How to Build a More LGBTQ+ Inclusive Brand

Matt Bell-Watson   •   1 June 2020

Pride Month in June is about so much more than rainbows and parades. It’s a chance to remember the sacrifices made by those who fought for equal rights and acceptance. Both in the Stonewall Uprising in 1969 and the five decades since. It’s a chance to celebrate the contributions of LGBTQ+ individuals worldwide.

It’s also a key date for brands that want to show support for LGBTQ+ employees, customers and the wider community. Although LGBTQ+ allies are welcome, there is some scepticism. The recent trend for brands to slap a rainbow on products and marketing has led to calls of ‘rainbow washing’. It can seem disingenuous if brands fail to show support during the other 11 months of the year.

This year Pride Month will have a very different feel. Street parties, parades and concerts are not conducive with social distancing. Many offices and businesses remain closed. While the rainbow – the symbol of support for the NHS – has taken on a different meaning during the lockdown. Furthermore, the recent events in the US underline the need for greater inclusivity, acceptance and equality.

The fight continues. One in five LGBTQ+ workers has felt discriminated against at work in the UK in the last year. Many people, myself included, do not feel able to be open at all times. In the UK, most LGBTQ+ people avoid holding hands with same-sex partners in public. While one in three people avoid going to certain locations for fear of getting assaulted.

The support of allies continues to be vital. But this can be a minefield for brands. Businesses have faced criticism for appearing to commercialise Pride. Others for not going far enough to support and protect LGBTQ+ workers. For a lack of inclusivity in advertising or a failure to show support for all parts of the LGBTQ+ community. Some have even experienced boycotts for daring to become more inclusive.

Five Ways to Build a More LGBTQ+ Inclusive Brand

This is by no means an exhaustive list. However, I hope it provides some ideas for brands that are striving to become more inclusive. Through compassion for others, we can drive positive change.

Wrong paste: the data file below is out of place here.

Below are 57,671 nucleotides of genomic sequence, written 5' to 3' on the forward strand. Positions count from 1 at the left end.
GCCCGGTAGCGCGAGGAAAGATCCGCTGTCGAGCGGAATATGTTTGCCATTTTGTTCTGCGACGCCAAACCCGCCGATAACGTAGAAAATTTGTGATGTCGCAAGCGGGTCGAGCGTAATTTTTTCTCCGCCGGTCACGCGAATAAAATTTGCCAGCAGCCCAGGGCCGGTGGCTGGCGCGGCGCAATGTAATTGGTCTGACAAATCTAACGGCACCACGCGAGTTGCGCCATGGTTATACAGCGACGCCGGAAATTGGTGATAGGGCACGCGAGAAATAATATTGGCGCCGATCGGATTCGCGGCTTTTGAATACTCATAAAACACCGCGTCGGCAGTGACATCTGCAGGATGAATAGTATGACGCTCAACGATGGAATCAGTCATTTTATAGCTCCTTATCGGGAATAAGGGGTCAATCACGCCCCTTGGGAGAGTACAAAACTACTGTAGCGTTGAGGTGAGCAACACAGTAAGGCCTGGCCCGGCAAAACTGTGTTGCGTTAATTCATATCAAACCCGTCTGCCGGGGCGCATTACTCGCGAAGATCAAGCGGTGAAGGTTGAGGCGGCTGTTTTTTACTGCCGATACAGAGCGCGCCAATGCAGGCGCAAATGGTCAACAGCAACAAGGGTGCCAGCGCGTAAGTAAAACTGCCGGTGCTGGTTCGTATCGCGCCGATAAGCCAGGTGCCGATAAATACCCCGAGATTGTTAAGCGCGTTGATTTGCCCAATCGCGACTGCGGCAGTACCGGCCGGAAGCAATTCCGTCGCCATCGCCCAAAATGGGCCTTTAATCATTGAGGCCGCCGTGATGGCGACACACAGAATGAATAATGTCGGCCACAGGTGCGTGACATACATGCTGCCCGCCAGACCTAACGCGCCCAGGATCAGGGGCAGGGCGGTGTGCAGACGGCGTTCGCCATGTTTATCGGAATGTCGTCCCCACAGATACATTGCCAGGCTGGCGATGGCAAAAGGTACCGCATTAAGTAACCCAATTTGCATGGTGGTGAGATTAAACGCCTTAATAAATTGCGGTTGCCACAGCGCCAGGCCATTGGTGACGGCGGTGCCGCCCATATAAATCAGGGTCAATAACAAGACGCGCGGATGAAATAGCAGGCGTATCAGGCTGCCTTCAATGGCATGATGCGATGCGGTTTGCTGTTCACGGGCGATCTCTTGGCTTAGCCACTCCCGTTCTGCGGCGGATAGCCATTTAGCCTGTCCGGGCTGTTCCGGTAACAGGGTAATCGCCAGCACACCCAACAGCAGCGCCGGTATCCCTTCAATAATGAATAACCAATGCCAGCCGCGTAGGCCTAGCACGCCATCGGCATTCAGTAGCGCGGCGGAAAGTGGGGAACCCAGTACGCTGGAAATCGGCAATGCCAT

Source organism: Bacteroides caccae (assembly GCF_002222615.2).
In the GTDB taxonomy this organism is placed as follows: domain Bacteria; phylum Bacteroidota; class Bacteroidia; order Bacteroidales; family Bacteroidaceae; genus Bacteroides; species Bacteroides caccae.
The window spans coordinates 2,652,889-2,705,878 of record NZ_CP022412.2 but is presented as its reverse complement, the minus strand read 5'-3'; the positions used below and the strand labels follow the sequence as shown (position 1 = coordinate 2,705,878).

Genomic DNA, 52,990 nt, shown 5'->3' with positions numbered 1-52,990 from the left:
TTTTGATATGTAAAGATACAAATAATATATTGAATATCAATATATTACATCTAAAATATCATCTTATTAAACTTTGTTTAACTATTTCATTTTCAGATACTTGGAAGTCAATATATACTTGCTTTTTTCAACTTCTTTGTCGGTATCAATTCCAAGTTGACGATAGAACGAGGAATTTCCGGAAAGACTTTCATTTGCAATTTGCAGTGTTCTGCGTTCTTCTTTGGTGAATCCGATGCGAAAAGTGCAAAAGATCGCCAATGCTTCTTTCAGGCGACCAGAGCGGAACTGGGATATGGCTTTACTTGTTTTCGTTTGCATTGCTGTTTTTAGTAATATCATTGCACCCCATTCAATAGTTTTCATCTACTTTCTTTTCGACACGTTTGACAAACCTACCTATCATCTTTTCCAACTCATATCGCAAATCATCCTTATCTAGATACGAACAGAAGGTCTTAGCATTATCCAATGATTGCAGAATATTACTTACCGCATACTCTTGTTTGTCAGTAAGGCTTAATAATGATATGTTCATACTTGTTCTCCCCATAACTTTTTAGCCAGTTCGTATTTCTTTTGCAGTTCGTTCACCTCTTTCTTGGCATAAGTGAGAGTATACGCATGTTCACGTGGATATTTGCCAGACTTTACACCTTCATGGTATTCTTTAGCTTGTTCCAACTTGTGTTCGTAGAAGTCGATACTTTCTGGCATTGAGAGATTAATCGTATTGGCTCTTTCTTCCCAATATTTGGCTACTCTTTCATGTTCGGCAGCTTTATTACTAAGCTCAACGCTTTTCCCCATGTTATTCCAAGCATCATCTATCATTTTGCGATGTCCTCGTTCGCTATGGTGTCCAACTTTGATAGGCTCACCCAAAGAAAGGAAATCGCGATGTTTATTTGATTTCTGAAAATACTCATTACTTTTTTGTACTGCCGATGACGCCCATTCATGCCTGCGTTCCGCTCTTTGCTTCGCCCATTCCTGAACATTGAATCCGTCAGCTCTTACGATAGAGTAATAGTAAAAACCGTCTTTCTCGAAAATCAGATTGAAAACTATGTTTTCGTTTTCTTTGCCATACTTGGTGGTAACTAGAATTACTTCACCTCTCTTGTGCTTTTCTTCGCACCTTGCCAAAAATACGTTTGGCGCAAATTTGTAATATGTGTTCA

1. Seek to understand

Your first step should be to increase your understanding of LGBTQ+ issues. Regardless of whether you identify as LGBTQ+ or an ally, it’s important to ask questions and listen. Consider asking staff and customers about their experience of your brand. Look to uncover the challenges and pain points they face. As well as benchmarking your performance, you may find ways to promote inclusivity.

2. Give support to unheard voices

Your business or industry may already have an LGBTQ+ employee group. In which case, find out who is leading it and see how you can work to support them. If not, consider forming an Inclusion Council to support all minority groups in your organisation. This can ensure that the views and concerns of all employees and audiences are being heard and represented.

3. Embrace best practice

LGBTQ+ rights charity, Stonewall, provides free advice on how to become more inclusive. Look out for best practice toolkits and resources that can help you to make positive changes.

Consider too the approach of other employers. Look at the best practice of organisations like Citi Bank, Pinsent Masons and Vodafone. While there is no one-size-fits-all approach to support LGBTQ+ workers, this research can be inspiring.

4. Be aware of bias and stereotypes

The images used or not used by brands to tell stories are powerful. What you show or don’t show can have a great impact on employees and other priority audiences.

Last year, Channel 4 found that 3% of adverts feature the LGBTQ+ community. Many of these adverts centre on same-sex couples. Bisexual, gender fluid and transgender people are often overlooked.

Furthermore, many adverts rely on stereotypical images. Campaigns often feature the butch lesbian or camp gay man. While LGBTQ+ individuals are rarely shown as part of a family unit or in a positive light.

Brands must work to overcome the challenges of unconscious bias and stereotyping. Training can help to make staff more aware of the choices they make. More robust testing of campaign creative can help to pinpoint potential issues.

5. Be consistent

Brands must be consistent. If inclusivity is only surface-deep, it shows. To make it clear that you mean business, consider sharing goals, actions and results. This can help to prove your commitment to becoming more inclusive.

Taking action and changing behaviour may not be easy or without consequence. But striving to be more inclusive is something that you and your brand can take pride in.